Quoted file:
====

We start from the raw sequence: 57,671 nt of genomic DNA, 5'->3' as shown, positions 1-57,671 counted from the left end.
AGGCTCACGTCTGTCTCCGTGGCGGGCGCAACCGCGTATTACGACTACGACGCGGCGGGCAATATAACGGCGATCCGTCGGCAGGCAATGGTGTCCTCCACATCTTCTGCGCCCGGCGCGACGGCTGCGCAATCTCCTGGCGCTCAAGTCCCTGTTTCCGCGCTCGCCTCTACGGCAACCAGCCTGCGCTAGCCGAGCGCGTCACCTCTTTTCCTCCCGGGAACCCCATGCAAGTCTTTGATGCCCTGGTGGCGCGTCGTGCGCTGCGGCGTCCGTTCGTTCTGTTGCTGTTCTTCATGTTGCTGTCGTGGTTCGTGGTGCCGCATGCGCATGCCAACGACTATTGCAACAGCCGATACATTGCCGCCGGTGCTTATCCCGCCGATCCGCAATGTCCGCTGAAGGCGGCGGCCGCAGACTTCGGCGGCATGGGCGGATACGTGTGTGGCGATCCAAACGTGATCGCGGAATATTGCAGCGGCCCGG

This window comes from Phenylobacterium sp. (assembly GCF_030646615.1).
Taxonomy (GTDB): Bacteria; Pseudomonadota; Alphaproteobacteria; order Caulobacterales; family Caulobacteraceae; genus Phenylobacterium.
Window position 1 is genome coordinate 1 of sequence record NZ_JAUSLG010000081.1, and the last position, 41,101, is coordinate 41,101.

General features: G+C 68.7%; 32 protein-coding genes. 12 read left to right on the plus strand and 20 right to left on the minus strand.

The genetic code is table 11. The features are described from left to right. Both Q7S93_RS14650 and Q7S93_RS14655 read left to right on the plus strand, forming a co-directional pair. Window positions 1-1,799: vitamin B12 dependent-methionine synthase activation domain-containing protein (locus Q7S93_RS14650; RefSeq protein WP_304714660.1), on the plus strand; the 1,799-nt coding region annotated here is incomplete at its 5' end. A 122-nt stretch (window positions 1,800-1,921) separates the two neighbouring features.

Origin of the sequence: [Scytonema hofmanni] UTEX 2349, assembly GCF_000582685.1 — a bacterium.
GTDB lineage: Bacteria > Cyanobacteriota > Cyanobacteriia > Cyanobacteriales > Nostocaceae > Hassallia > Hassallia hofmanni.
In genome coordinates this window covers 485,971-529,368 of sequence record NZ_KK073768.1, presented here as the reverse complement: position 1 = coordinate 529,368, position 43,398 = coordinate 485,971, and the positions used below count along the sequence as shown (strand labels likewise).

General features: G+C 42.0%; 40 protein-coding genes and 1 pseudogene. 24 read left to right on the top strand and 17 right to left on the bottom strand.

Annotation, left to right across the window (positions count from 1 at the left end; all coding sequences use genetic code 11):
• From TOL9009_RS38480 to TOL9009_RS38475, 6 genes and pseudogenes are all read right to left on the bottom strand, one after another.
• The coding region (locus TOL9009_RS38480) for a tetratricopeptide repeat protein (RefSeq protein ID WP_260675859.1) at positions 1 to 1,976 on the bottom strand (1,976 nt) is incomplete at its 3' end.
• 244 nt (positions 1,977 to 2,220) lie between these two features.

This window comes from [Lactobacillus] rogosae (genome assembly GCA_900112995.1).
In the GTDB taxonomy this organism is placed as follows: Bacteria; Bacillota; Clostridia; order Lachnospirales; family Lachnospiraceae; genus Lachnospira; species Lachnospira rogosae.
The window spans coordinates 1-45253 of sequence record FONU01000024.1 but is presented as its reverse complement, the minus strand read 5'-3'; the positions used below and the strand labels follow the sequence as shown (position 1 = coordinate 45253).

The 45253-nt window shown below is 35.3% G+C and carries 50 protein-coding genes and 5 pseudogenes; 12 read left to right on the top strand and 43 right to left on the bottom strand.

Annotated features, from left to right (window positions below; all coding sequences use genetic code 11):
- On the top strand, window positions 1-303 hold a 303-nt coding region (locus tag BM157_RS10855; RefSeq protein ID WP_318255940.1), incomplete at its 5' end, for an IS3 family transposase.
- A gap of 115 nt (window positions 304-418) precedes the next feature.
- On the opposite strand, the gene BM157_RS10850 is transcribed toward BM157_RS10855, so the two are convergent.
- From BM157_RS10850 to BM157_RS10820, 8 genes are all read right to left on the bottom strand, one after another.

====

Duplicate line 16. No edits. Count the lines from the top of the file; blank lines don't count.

This window comes from [Lactobacillus] rogosae (genome assembly GCA_900112995.1).